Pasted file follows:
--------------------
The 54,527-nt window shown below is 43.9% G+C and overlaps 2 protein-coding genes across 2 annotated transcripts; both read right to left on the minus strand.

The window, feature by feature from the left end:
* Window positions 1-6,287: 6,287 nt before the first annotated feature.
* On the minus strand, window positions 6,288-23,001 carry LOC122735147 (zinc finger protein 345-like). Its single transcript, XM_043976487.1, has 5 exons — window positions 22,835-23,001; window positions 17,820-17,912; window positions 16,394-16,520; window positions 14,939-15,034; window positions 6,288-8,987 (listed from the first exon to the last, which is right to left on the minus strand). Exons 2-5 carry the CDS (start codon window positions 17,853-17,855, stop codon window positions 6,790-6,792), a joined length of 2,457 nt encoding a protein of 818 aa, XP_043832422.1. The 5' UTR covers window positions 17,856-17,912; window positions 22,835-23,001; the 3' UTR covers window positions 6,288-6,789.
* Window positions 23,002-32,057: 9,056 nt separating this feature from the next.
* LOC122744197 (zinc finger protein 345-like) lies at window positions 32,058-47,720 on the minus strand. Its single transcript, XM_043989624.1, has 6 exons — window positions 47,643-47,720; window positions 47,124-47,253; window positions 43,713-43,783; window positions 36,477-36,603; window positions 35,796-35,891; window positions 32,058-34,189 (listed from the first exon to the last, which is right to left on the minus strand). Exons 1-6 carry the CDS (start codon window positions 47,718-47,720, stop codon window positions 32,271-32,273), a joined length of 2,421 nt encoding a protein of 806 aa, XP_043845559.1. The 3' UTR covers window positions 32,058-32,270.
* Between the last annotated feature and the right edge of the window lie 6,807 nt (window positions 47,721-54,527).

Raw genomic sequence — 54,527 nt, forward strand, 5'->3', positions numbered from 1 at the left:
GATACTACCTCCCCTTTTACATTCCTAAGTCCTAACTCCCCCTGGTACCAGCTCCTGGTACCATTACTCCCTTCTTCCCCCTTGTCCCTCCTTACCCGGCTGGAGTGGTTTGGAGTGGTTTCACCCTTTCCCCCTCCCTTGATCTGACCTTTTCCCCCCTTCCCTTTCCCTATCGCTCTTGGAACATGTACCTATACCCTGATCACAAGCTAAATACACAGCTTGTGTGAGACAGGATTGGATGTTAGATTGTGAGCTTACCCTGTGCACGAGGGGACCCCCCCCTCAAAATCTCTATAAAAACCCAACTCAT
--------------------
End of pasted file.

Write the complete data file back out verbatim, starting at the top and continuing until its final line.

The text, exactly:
The 54,527-nt window shown below is 43.9% G+C and overlaps 2 protein-coding genes across 2 annotated transcripts; both read right to left on the minus strand.

The window, feature by feature from the left end:
* Window positions 1-6,287: 6,287 nt before the first annotated feature.
* On the minus strand, window positions 6,288-23,001 carry LOC122735147 (zinc finger protein 345-like). Its single transcript, XM_043976487.1, has 5 exons — window positions 22,835-23,001; window positions 17,820-17,912; window positions 16,394-16,520; window positions 14,939-15,034; window positions 6,288-8,987 (listed from the first exon to the last, which is right to left on the minus strand). Exons 2-5 carry the CDS (start codon window positions 17,853-17,855, stop codon window positions 6,790-6,792), a joined length of 2,457 nt encoding a protein of 818 aa, XP_043832422.1. The 5' UTR covers window positions 17,856-17,912; window positions 22,835-23,001; the 3' UTR covers window positions 6,288-6,789.
* Window positions 23,002-32,057: 9,056 nt separating this feature from the next.
* LOC122744197 (zinc finger protein 345-like) lies at window positions 32,058-47,720 on the minus strand. Its single transcript, XM_043989624.1, has 6 exons — window positions 47,643-47,720; window positions 47,124-47,253; window positions 43,713-43,783; window positions 36,477-36,603; window positions 35,796-35,891; window positions 32,058-34,189 (listed from the first exon to the last, which is right to left on the minus strand). Exons 1-6 carry the CDS (start codon window positions 47,718-47,720, stop codon window positions 32,271-32,273), a joined length of 2,421 nt encoding a protein of 806 aa, XP_043845559.1. The 3' UTR covers window positions 32,058-32,270.
* Between the last annotated feature and the right edge of the window lie 6,807 nt (window positions 47,721-54,527).

Raw genomic sequence — 54,527 nt, forward strand, 5'->3', positions numbered from 1 at the left:
GATACTACCTCCCCTTTTACATTCCTAAGTCCTAACTCCCCCTGGTACCAGCTCCTGGTACCATTACTCCCTTCTTCCCCCTTGTCCCTCCTTACCCGGCTGGAGTGGTTTGGAGTGGTTTCACCCTTTCCCCCTCCCTTGATCTGACCTTTTCCCCCCTTCCCTTTCCCTATCGCTCTTGGAACATGTACCTATACCCTGATCACAAGCTAAATACACAGCTTGTGTGAGACAGGATTGGATGTTAGATTGTGAGCTTACCCTGTGCACGAGGGGACCCCCCCCTCAAAATCTCTATAAAAACCCAACTCAT